The study "Low-carbon mobility with renewable fuels – Affordability and accessibility of passenger cars for EU-consumers" conducted by studio Gear Up, an independent consultancy firm, and commissioned by FuelsEurope, demonstrates that the current policy options for low-carbon mobility are based on an incomplete technology portfolio that increases the mitigation costs for EU consumers, Member States, and the EU economy as a whole.
The uptake of electrification will require time to turn over the vehicle fleet and to put in place the distribution infrastructures, especially considering the expanding European used-car market and the growing average age of the EU fleet. As internal combustion engines (ICEs) will remain an important component of the car park in the future, decarbonising the existing fleet is an essential part of the solution.
The Study demonstrates the benefits, from a consumer perspective, of a complementary approach of BEVs and low carbon liquid fuels during the transition. Low carbon liquid fuels will enable ICE vehicles that will be on the road after 2030 to become climate neutral and allow the optimisation of the implementation plan of infrastructures for electricity and hydrogen. Over time, as the fuel demand for road transport will decrease, a portion of low carbon liquid fuels volumes will gradually shift to the hard-to-abate transportation sectors.
Relying on a broader mix of technologies during the transition is a more resilient approach in the face of implementation challenges such as constrained availability of raw materials, access to charging infrastructures and public acceptance. On the latter, the Study shows that new cars are not accessible to all citizens in Europe. Western EU Countries around 40%-60% of the population is able to afford a new car, while in Central & Eastern EU Countries less than 20% of the population is. This means that a large part of the population in some EU Countries drive second-hand vehicles (most transactions in the passenger cars sales market occur in the used-car market and outnumber the new car registrations). Moreover, affordability of electric vehicles (BEVs) differs across countries and across social groups: for the majority of consumers in the EU-27 market, the cost of a new BEV is currently beyond their financial capabilities. Such disparities may negatively impact the inclusiveness of thetransition across Europe, while putting at risk the access to mobility of many European citizens.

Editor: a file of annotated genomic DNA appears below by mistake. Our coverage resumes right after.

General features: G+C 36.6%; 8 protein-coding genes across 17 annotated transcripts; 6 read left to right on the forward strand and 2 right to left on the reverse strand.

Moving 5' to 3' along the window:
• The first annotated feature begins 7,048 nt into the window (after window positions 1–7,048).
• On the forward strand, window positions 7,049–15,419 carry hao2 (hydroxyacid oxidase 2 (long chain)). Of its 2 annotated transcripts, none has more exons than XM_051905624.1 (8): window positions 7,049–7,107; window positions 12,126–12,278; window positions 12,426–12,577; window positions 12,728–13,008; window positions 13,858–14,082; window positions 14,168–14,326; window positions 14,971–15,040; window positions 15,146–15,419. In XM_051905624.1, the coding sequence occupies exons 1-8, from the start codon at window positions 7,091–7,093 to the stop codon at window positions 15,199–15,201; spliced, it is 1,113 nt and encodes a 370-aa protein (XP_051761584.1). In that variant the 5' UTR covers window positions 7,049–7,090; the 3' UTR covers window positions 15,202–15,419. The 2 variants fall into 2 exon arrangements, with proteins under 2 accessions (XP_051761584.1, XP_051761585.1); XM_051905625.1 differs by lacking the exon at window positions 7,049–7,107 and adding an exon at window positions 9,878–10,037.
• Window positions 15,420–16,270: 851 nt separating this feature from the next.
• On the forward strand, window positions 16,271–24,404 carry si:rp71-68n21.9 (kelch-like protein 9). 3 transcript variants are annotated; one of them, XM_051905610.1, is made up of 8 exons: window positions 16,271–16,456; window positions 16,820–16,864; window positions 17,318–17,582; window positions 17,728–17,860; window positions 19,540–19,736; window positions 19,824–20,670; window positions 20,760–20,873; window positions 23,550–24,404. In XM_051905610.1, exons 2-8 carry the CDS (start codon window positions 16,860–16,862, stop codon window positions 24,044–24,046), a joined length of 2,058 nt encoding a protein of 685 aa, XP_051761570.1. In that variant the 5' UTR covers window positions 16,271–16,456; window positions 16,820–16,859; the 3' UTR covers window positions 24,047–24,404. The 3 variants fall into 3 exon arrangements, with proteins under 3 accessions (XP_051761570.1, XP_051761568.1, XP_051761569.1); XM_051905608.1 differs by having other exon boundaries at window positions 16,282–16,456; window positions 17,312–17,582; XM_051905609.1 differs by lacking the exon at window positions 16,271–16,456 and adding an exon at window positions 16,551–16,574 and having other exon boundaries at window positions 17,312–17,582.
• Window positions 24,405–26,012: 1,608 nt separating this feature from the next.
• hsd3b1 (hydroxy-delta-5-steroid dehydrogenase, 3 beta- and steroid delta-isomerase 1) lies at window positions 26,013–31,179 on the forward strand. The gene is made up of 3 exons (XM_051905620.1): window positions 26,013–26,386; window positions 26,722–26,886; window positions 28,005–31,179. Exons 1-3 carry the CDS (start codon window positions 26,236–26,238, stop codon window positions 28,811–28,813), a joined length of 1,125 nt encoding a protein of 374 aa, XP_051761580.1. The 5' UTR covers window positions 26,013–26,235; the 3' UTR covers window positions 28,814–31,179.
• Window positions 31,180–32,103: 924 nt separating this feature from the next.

The Study highlights that the up-scaled production of low carbon liquid fuels will give customers a choice between low-carbon technologies, ensuring that carbon neutrality remains accessible to all. No one should be left behind in the transition to climate neutrality and therefore is imperative that low carbon mobility remains accessible to all.
Moving away from petroleum-based to renewable or recycled carbon feedstocks would also allow refineries to contribute to the circular economy and be integrated into local economic value chains to produce heat, hydrogen, synthetic fuels, biofuels, and petrochemical feedstock. The study shows the benefits at energy system level associated with advanced biofuel and e-fuels pathways that make use of carbon and hydrogen. The up-scaled production of low-carbon liquid fuels would create more than a million full-time equivalent jobs towards 2050. In the biofuel value chain, the employment effects will be significant in the feedstock supply, in particular in the agricultural sector.